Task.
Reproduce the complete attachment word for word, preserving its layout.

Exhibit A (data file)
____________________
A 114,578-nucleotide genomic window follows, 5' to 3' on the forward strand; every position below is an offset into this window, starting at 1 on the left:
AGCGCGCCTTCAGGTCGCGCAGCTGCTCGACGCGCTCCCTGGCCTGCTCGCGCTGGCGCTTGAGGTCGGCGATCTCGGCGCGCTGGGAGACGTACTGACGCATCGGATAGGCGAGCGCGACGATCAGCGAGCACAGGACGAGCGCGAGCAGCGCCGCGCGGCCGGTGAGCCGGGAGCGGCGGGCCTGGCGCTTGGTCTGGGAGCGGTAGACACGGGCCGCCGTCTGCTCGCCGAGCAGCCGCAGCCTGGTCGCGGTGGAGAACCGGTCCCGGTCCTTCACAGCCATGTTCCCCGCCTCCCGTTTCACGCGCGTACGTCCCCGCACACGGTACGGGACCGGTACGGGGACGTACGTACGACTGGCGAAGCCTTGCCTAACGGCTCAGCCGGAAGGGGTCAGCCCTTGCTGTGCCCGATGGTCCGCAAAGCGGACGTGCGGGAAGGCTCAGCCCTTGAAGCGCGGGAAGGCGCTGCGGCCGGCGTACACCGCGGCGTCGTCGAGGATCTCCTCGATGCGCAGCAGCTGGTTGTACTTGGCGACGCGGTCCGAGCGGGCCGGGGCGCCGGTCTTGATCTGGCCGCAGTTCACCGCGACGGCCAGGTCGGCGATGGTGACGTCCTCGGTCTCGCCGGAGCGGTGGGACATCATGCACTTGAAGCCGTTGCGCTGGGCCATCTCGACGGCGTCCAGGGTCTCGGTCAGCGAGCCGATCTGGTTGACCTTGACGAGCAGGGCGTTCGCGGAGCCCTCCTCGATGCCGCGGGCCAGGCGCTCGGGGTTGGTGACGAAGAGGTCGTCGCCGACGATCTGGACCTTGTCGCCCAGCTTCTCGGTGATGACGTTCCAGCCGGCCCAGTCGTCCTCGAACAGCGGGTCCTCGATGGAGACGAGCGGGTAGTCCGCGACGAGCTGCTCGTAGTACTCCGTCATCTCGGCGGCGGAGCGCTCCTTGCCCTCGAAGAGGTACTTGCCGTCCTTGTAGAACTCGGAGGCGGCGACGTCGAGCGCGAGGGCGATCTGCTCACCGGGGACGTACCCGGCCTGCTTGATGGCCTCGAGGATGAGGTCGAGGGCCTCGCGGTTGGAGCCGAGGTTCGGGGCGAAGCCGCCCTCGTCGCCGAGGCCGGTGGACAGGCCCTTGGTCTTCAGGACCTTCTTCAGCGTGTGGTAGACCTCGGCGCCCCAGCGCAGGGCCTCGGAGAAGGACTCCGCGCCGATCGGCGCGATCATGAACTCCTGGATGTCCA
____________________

A 114,578-nucleotide genomic window follows, 5' to 3' on the forward strand; every position below is an offset into this window, starting at 1 on the left:
AGCGCGCCTTCAGGTCGCGCAGCTGCTCGACGCGCTCCCTGGCCTGCTCGCGCTGGCGCTTGAGGTCGGCGATCTCGGCGCGCTGGGAGACGTACTGACGCATCGGATAGGCGAGCGCGACGATCAGCGAGCACAGGACGAGCGCGAGCAGCGCCGCGCGGCCGGTGAGCCGGGAGCGGCGGGCCTGGCGCTTGGTCTGGGAGCGGTAGACACGGGCCGCCGTCTGCTCGCCGAGCAGCCGCAGCCTGGTCGCGGTGGAGAACCGGTCCCGGTCCTTCACAGCCATGTTCCCCGCCTCCCGTTTCACGCGCGTACGTCCCCGCACACGGTACGGGACCGGTACGGGGACGTACGTACGACTGGCGAAGCCTTGCCTAACGGCTCAGCCGGAAGGGGTCAGCCCTTGCTGTGCCCGATGGTCCGCAAAGCGGACGTGCGGGAAGGCTCAGCCCTTGAAGCGCGGGAAGGCGCTGCGGCCGGCGTACACCGCGGCGTCGTCGAGGATCTCCTCGATGCGCAGCAGCTGGTTGTACTTGGCGACGCGGTCCGAGCGGGCCGGGGCGCCGGTCTTGATCTGGCCGCAGTTCACCGCGACGGCCAGGTCGGCGATGGTGACGTCCTCGGTCTCGCCGGAGCGGTGGGACATCATGCACTTGAAGCCGTTGCGCTGGGCCATCTCGACGGCGTCCAGGGTCTCGGTCAGCGAGCCGATCTGGTTGACCTTGACGAGCAGGGCGTTCGCGGAGCCCTCCTCGATGCCGCGGGCCAGGCGCTCGGGGTTGGTGACGAAGAGGTCGTCGCCGACGATCTGGACCTTGTCGCCCAGCTTCTCGGTGATGACGTTCCAGCCGGCCCAGTCGTCCTCGAACAGCGGGTCCTCGATGGAGACGAGCGGGTAGTCCGCGACGAGCTGCTCGTAGTACTCCGTCATCTCGGCGGCGGAGCGCTCCTTGCCCTCGAAGAGGTACTTGCCGTCCTTGTAGAACTCGGAGGCGGCGACGTCGAGCGCGAGGGCGATCTGCTCACCGGGGACGTACCCGGCCTGCTTGATGGCCTCGAGGATGAGGTCGAGGGCCTCGCGGTTGGAGCCGAGGTTCGGGGCGAAGCCGCCCTCGTCGCCGAGGCCGGTGGACAGGCCCTTGGTCTTCAGGACCTTCTTCAGCGTGTGGTAGACCTCGGCGCCCCAGCGCAGGGCCTCGGAGAAGGACTCCGCGCCGATCGGCGCGATCATGAACTCCTGGATGTCCA